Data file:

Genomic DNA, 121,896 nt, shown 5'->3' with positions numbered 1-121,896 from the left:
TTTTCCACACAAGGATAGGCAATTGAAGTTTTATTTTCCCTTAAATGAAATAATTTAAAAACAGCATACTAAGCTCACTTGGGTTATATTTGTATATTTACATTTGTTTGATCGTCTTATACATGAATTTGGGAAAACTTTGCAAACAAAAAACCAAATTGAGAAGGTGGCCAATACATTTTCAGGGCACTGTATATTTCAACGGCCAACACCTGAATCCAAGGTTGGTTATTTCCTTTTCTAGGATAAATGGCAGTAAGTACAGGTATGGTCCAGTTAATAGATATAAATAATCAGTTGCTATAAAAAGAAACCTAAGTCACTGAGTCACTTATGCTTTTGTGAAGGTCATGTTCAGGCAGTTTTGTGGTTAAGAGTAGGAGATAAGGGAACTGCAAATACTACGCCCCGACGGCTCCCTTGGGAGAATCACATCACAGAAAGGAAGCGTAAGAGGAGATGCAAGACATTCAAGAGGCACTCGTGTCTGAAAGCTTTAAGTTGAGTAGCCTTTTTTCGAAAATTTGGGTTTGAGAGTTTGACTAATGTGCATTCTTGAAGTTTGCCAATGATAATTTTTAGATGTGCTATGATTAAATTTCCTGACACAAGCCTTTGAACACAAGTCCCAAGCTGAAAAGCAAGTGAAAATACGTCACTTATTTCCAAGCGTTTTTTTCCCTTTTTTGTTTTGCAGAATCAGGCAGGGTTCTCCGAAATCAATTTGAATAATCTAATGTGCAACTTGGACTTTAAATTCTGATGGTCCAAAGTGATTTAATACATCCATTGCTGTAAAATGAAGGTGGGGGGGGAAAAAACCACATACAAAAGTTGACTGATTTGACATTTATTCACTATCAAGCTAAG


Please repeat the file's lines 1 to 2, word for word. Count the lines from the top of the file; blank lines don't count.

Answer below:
Genomic DNA, 121,896 nt, shown 5'->3' with positions numbered 1-121,896 from the left:
TTTTCCACACAAGGATAGGCAATTGAAGTTTTATTTTCCCTTAAATGAAATAATTTAAAAACAGCATACTAAGCTCACTTGGGTTATATTTGTATATTTACATTTGTTTGATCGTCTTATACATGAATTTGGGAAAACTTTGCAAACAAAAAACCAAATTGAGAAGGTGGCCAATACATTTTCAGGGCACTGTATATTTCAACGGCCAACACCTGAATCCAAGGTTGGTTATTTCCTTTTCTAGGATAAATGGCAGTAAGTACAGGTATGGTCCAGTTAATAGATATAAATAATCAGTTGCTATAAAAAGAAACCTAAGTCACTGAGTCACTTATGCTTTTGTGAAGGTCATGTTCAGGCAGTTTTGTGGTTAAGAGTAGGAGATAAGGGAACTGCAAATACTACGCCCCGACGGCTCCCTTGGGAGAATCACATCACAGAAAGGAAGCGTAAGAGGAGATGCAAGACATTCAAGAGGCACTCGTGTCTGAAAGCTTTAAGTTGAGTAGCCTTTTTTCGAAAATTTGGGTTTGAGAGTTTGACTAATGTGCATTCTTGAAGTTTGCCAATGATAATTTTTAGATGTGCTATGATTAAATTTCCTGACACAAGCCTTTGAACACAAGTCCCAAGCTGAAAAGCAAGTGAAAATACGTCACTTATTTCCAAGCGTTTTTTTCCCTTTTTTGTTTTGCAGAATCAGGCAGGGTTCTCCGAAATCAATTTGAATAATCTAATGTGCAACTTGGACTTTAAATTCTGATGGTCCAAAGTGATTTAATACATCCATTGCTGTAAAATGAAGGTGGGGGGGGAAAAAACCACATACAAAAGTTGACTGATTTGACATTTATTCACTATCAAGCTAAG